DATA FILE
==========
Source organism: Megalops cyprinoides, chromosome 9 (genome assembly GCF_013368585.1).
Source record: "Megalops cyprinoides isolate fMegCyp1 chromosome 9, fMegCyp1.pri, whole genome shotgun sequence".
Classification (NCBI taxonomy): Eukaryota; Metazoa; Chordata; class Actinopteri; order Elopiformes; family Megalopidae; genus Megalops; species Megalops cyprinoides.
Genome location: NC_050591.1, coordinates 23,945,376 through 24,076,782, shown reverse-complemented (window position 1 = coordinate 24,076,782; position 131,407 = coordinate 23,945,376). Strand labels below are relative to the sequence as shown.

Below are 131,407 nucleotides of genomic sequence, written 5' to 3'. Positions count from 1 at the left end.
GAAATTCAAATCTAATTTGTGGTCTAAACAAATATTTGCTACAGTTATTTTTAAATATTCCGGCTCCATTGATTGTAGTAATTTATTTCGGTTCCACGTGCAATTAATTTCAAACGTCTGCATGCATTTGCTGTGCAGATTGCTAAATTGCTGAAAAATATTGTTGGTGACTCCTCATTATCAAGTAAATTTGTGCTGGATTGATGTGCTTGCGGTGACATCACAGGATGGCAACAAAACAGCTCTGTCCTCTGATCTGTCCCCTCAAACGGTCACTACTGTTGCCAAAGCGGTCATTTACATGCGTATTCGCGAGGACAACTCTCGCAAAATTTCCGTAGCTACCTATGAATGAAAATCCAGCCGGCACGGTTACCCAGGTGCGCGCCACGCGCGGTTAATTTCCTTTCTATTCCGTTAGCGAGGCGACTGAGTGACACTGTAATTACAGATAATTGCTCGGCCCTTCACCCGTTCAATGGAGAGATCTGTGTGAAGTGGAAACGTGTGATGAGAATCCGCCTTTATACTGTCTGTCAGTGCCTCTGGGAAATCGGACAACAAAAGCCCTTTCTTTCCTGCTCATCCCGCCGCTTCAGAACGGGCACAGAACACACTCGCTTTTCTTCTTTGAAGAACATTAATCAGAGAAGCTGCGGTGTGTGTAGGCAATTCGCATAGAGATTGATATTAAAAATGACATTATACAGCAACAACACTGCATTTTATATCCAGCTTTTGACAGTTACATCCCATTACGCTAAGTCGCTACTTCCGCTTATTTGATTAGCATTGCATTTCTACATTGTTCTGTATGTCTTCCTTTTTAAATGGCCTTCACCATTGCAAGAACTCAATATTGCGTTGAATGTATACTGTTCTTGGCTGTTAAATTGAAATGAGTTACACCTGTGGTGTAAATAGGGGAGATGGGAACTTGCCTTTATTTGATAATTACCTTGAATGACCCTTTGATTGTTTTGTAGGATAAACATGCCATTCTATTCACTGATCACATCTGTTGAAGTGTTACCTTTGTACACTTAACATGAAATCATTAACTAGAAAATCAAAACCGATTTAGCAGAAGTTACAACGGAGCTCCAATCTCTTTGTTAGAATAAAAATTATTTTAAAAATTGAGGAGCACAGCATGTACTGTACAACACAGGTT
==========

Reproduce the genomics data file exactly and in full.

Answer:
Source organism: Megalops cyprinoides, chromosome 9 (genome assembly GCF_013368585.1).
Source record: "Megalops cyprinoides isolate fMegCyp1 chromosome 9, fMegCyp1.pri, whole genome shotgun sequence".
Classification (NCBI taxonomy): Eukaryota; Metazoa; Chordata; class Actinopteri; order Elopiformes; family Megalopidae; genus Megalops; species Megalops cyprinoides.
Genome location: NC_050591.1, coordinates 23,945,376 through 24,076,782, shown reverse-complemented (window position 1 = coordinate 24,076,782; position 131,407 = coordinate 23,945,376). Strand labels below are relative to the sequence as shown.

Below are 131,407 nucleotides of genomic sequence, written 5' to 3'. Positions count from 1 at the left end.
GAAATTCAAATCTAATTTGTGGTCTAAACAAATATTTGCTACAGTTATTTTTAAATATTCCGGCTCCATTGATTGTAGTAATTTATTTCGGTTCCACGTGCAATTAATTTCAAACGTCTGCATGCATTTGCTGTGCAGATTGCTAAATTGCTGAAAAATATTGTTGGTGACTCCTCATTATCAAGTAAATTTGTGCTGGATTGATGTGCTTGCGGTGACATCACAGGATGGCAACAAAACAGCTCTGTCCTCTGATCTGTCCCCTCAAACGGTCACTACTGTTGCCAAAGCGGTCATTTACATGCGTATTCGCGAGGACAACTCTCGCAAAATTTCCGTAGCTACCTATGAATGAAAATCCAGCCGGCACGGTTACCCAGGTGCGCGCCACGCGCGGTTAATTTCCTTTCTATTCCGTTAGCGAGGCGACTGAGTGACACTGTAATTACAGATAATTGCTCGGCCCTTCACCCGTTCAATGGAGAGATCTGTGTGAAGTGGAAACGTGTGATGAGAATCCGCCTTTATACTGTCTGTCAGTGCCTCTGGGAAATCGGACAACAAAAGCCCTTTCTTTCCTGCTCATCCCGCCGCTTCAGAACGGGCACAGAACACACTCGCTTTTCTTCTTTGAAGAACATTAATCAGAGAAGCTGCGGTGTGTGTAGGCAATTCGCATAGAGATTGATATTAAAAATGACATTATACAGCAACAACACTGCATTTTATATCCAGCTTTTGACAGTTACATCCCATTACGCTAAGTCGCTACTTCCGCTTATTTGATTAGCATTGCATTTCTACATTGTTCTGTATGTCTTCCTTTTTAAATGGCCTTCACCATTGCAAGAACTCAATATTGCGTTGAATGTATACTGTTCTTGGCTGTTAAATTGAAATGAGTTACACCTGTGGTGTAAATAGGGGAGATGGGAACTTGCCTTTATTTGATAATTACCTTGAATGACCCTTTGATTGTTTTGTAGGATAAACATGCCATTCTATTCACTGATCACATCTGTTGAAGTGTTACCTTTGTACACTTAACATGAAATCATTAACTAGAAAATCAAAACCGATTTAGCAGAAGTTACAACGGAGCTCCAATCTCTTTGTTAGAATAAAAATTATTTTAAAAATTGAGGAGCACAGCATGTACTGTACAACACAGGTT